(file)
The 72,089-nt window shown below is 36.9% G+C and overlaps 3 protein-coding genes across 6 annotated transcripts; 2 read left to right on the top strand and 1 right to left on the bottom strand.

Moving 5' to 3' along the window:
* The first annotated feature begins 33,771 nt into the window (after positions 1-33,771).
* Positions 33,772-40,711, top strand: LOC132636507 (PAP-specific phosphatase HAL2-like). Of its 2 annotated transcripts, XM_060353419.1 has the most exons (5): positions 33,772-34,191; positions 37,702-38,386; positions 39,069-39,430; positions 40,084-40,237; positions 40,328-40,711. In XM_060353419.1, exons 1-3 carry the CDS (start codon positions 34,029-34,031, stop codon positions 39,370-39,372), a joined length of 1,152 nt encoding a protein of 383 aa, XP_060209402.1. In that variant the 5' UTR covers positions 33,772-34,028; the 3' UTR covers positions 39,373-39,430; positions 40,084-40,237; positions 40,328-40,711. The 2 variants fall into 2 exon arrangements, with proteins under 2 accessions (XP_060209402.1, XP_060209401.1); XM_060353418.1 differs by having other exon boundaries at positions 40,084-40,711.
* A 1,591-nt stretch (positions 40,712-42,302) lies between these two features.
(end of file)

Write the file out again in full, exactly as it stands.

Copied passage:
The 72,089-nt window shown below is 36.9% G+C and overlaps 3 protein-coding genes across 6 annotated transcripts; 2 read left to right on the top strand and 1 right to left on the bottom strand.

Moving 5' to 3' along the window:
* The first annotated feature begins 33,771 nt into the window (after positions 1-33,771).
* Positions 33,772-40,711, top strand: LOC132636507 (PAP-specific phosphatase HAL2-like). Of its 2 annotated transcripts, XM_060353419.1 has the most exons (5): positions 33,772-34,191; positions 37,702-38,386; positions 39,069-39,430; positions 40,084-40,237; positions 40,328-40,711. In XM_060353419.1, exons 1-3 carry the CDS (start codon positions 34,029-34,031, stop codon positions 39,370-39,372), a joined length of 1,152 nt encoding a protein of 383 aa, XP_060209402.1. In that variant the 5' UTR covers positions 33,772-34,028; the 3' UTR covers positions 39,373-39,430; positions 40,084-40,237; positions 40,328-40,711. The 2 variants fall into 2 exon arrangements, with proteins under 2 accessions (XP_060209402.1, XP_060209401.1); XM_060353418.1 differs by having other exon boundaries at positions 40,084-40,711.
* A 1,591-nt stretch (positions 40,712-42,302) lies between these two features.